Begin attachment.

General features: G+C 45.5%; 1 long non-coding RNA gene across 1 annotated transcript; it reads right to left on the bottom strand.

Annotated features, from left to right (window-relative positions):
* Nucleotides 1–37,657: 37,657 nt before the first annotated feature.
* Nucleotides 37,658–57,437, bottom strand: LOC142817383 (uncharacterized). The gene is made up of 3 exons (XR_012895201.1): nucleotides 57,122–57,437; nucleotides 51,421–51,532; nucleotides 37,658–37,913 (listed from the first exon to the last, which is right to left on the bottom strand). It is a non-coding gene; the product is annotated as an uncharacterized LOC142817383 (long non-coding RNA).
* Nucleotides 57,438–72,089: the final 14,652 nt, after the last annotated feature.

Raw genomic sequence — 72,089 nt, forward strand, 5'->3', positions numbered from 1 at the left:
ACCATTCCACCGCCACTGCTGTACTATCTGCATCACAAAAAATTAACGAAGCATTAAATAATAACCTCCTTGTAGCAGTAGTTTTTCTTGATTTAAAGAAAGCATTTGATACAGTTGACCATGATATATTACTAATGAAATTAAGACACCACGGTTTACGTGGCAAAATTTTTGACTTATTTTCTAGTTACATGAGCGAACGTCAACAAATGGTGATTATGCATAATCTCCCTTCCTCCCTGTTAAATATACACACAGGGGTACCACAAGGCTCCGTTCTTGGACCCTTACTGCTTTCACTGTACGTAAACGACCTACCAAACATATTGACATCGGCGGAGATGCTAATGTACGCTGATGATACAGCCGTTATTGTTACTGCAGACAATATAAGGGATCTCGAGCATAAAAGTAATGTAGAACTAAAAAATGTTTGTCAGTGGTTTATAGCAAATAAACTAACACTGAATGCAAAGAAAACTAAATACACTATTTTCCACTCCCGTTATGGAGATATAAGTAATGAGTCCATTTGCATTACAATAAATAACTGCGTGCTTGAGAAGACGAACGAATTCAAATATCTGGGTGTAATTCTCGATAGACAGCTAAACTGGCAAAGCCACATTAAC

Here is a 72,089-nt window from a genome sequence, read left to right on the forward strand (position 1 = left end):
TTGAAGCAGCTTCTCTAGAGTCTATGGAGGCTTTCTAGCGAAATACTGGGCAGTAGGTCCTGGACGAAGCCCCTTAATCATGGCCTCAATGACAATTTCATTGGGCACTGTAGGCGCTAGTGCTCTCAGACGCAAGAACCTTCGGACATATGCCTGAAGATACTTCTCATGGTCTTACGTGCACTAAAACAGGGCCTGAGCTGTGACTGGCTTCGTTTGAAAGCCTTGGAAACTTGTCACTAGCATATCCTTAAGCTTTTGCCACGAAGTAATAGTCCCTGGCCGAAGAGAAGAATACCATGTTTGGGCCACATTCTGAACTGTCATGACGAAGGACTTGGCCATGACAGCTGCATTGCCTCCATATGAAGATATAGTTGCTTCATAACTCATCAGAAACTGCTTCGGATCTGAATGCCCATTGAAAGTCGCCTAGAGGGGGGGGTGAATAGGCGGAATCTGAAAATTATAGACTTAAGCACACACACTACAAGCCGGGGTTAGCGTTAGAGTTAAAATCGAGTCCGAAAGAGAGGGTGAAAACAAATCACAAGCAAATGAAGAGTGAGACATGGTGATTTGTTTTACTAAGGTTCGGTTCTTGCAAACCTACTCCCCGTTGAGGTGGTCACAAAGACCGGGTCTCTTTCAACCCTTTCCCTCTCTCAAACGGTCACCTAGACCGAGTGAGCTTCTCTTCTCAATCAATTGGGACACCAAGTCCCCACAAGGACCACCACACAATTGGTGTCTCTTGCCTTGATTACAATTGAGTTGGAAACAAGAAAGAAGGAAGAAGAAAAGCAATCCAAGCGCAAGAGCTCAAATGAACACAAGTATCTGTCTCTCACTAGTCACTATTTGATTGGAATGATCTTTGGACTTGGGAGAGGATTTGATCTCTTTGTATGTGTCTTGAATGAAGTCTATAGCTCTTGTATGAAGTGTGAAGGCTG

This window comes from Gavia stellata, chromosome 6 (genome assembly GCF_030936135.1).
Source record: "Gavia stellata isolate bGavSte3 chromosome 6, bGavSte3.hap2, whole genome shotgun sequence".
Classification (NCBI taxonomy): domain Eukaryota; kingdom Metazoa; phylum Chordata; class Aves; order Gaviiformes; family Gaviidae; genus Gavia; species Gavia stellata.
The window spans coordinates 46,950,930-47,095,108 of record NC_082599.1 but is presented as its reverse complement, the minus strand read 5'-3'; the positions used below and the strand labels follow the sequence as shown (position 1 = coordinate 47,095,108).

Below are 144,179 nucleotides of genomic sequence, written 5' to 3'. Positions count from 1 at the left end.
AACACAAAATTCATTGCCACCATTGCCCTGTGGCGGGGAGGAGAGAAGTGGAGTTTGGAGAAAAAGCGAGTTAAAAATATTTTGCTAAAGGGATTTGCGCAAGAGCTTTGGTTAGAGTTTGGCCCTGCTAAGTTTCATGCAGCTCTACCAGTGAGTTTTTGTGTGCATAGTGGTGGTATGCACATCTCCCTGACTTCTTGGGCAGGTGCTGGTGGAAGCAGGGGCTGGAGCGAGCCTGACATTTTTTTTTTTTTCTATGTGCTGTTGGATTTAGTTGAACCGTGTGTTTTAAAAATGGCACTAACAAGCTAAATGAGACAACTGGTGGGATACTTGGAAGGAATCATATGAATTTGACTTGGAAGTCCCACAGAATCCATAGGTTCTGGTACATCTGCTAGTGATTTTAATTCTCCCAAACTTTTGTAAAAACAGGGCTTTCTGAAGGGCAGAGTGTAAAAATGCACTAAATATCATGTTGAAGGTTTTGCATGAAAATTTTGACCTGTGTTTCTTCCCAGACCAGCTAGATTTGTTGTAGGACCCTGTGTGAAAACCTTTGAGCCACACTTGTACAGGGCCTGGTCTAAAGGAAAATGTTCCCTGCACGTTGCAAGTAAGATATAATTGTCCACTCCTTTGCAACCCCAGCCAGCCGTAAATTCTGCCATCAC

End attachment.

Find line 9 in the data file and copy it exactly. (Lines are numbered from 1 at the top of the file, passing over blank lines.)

TTGAAGCAGCTTCTCTAGAGTCTATGGAGGCTTTCTAGCGAAATACTGGGCAGTAGGTCCTGGACGAAGCCCCTTAATCATGGCCTCAATGACAATTTCATTGGGCACTGTAGGCGCTAGTGCTCTCAGACGCAAGAACCTTCGGACATATGCCTGAAGATACTTCTCATGGTCTTACGTGCACTAAAACAGGGCCTGAGCTGTGACTGGCTTCGTTTGAAAGCCTTGGAAACTTGTCACTAGCATATCCTTAAGCTTTTGCCACGAAGTAATAGTCCCTGGCCGAAGAGAAGAATACCATGTTTGGGCCACATTCTGAACTGTCATGACGAAGGACTTGGCCATGACAGCTGCATTGCCTCCATATGAAGATATAGTTGCTTCATAACTCATCAGAAACTGCTTCGGATCTGAATGCCCATTGAAAGTCGCCTAGAGGGGGGGGTGAATAGGCGGAATCTGAAAATTATAGACTTAAGCACACACACTACAAGCCGGGGTTAGCGTTAGAGTTAAAATCGAGTCCGAAAGAGAGGGTGAAAACAAATCACAAGCAAATGAAGAGTGAGACATGGTGATTTGTTTTACTAAGGTTCGGTTCTTGCAAACCTACTCCCCGTTGAGGTGGTCACAAAGACCGGGTCTCTTTCAACCCTTTCCCTCTCTCAAACGGTCACCTAGACCGAGTGAGCTTCTCTTCTCAATCAATTGGGACACCAAGTCCCCACAAGGACCACCACACAATTGGTGTCTCTTGCCTTGATTACAATTGAGTTGGAAACAAGAAAGAAGGAAGAAGAAAAGCAATCCAAGCGCAAGAGCTCAAATGAACACAAGTATCTGTCTCTCACTAGTCACTATTTGATTGGAATGATCTTTGGACTTGGGAGAGGATTTGATCTCTTTGTATGTGTCTTGAATGAAGTCTATAGCTCTTGTATGAAGTGTGAAGGCTG